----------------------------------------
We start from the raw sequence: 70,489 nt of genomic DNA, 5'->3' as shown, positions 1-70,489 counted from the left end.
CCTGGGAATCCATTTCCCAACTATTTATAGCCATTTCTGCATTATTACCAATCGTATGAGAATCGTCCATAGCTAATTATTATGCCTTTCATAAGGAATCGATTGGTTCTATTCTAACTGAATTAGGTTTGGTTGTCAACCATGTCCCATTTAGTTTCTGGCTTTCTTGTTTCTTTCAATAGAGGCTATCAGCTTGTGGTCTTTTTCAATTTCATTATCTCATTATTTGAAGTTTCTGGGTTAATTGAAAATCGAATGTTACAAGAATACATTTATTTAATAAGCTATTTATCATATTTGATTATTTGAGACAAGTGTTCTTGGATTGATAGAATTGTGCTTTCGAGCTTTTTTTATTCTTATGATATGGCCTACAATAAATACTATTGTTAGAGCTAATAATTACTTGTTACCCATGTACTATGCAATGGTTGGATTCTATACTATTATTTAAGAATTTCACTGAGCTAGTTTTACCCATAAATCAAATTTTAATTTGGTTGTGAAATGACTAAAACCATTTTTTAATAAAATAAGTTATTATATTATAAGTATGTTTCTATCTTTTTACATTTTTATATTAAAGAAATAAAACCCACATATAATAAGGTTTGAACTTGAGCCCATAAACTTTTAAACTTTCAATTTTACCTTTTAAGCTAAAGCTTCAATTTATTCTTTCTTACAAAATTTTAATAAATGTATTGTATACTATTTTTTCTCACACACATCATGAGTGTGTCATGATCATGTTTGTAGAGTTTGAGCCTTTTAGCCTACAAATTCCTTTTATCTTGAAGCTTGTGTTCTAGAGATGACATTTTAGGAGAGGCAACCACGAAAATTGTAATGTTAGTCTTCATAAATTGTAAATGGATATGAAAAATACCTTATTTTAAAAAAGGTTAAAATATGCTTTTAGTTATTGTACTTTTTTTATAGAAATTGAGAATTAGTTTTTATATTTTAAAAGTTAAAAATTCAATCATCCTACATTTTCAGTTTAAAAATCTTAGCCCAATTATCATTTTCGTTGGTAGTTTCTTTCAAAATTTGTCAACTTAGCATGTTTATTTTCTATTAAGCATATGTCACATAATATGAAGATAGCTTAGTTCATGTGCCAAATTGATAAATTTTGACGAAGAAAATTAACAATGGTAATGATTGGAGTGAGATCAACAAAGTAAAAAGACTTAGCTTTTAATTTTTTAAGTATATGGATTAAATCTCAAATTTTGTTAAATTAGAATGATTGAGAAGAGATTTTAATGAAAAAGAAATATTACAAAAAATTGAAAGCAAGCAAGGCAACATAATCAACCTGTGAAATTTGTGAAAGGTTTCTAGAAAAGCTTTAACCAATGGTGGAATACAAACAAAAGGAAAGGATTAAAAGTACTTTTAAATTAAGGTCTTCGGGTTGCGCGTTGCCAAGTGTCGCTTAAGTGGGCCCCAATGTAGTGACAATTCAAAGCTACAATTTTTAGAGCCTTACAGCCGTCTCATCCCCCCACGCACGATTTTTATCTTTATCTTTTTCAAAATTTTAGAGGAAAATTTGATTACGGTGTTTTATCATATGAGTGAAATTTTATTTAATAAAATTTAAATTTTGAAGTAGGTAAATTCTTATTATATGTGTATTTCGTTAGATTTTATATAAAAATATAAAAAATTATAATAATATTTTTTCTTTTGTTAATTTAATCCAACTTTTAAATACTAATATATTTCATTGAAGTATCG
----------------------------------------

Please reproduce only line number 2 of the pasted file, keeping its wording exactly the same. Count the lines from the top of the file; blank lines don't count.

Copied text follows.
CCTGGGAATCCATTTCCCAACTATTTATAGCCATTTCTGCATTATTACCAATCGTATGAGAATCGTCCATAGCTAATTATTATGCCTTTCATAAGGAATCGATTGGTTCTATTCTAACTGAATTAGGTTTGGTTGTCAACCATGTCCCATTTAGTTTCTGGCTTTCTTGTTTCTTTCAATAGAGGCTATCAGCTTGTGGTCTTTTTCAATTTCATTATCTCATTATTTGAAGTTTCTGGGTTAATTGAAAATCGAATGTTACAAGAATACATTTATTTAATAAGCTATTTATCATATTTGATTATTTGAGACAAGTGTTCTTGGATTGATAGAATTGTGCTTTCGAGCTTTTTTTATTCTTATGATATGGCCTACAATAAATACTATTGTTAGAGCTAATAATTACTTGTTACCCATGTACTATGCAATGGTTGGATTCTATACTATTATTTAAGAATTTCACTGAGCTAGTTTTACCCATAAATCAAATTTTAATTTGGTTGTGAAATGACTAAAACCATTTTTTAATAAAATAAGTTATTATATTATAAGTATGTTTCTATCTTTTTACATTTTTATATTAAAGAAATAAAACCCACATATAATAAGGTTTGAACTTGAGCCCATAAACTTTTAAACTTTCAATTTTACCTTTTAAGCTAAAGCTTCAATTTATTCTTTCTTACAAAATTTTAATAAATGTATTGTATACTATTTTTTCTCACACACATCATGAGTGTGTCATGATCATGTTTGTAGAGTTTGAGCCTTTTAGCCTACAAATTCCTTTTATCTTGAAGCTTGTGTTCTAGAGATGACATTTTAGGAGAGGCAACCACGAAAATTGTAATGTTAGTCTTCATAAATTGTAAATGGATATGAAAAATACCTTATTTTAAAAAAGGTTAAAATATGCTTTTAGTTATTGTACTTTTTTTATAGAAATTGAGAATTAGTTTTTATATTTTAAAAGTTAAAAATTCAATCATCCTACATTTTCAGTTTAAAAATCTTAGCCCAATTATCATTTTCGTTGGTAGTTTCTTTCAAAATTTGTCAACTTAGCATGTTTATTTTCTATTAAGCATATGTCACATAATATGAAGATAGCTTAGTTCATGTGCCAAATTGATAAATTTTGACGAAGAAAATTAACAATGGTAATGATTGGAGTGAGATCAACAAAGTAAAAAGACTTAGCTTTTAATTTTTTAAGTATATGGATTAAATCTCAAATTTTGTTAAATTAGAATGATTGAGAAGAGATTTTAATGAAAAAGAAATATTACAAAAAATTGAAAGCAAGCAAGGCAACATAATCAACCTGTGAAATTTGTGAAAGGTTTCTAGAAAAGCTTTAACCAATGGTGGAATACAAACAAAAGGAAAGGATTAAAAGTACTTTTAAATTAAGGTCTTCGGGTTGCGCGTTGCCAAGTGTCGCTTAAGTGGGCCCCAATGTAGTGACAATTCAAAGCTACAATTTTTAGAGCCTTACAGCCGTCTCATCCCCCCACGCACGATTTTTATCTTTATCTTTTTCAAAATTTTAGAGGAAAATTTGATTACGGTGTTTTATCATATGAGTGAAATTTTATTTAATAAAATTTAAATTTTGAAGTAGGTAAATTCTTATTATATGTGTATTTCGTTAGATTTTATATAAAAATATAAAAAATTATAATAATATTTTTTCTTTTGTTAATTTAATCCAACTTTTAAATACTAATATATTTCATTGAAGTATCG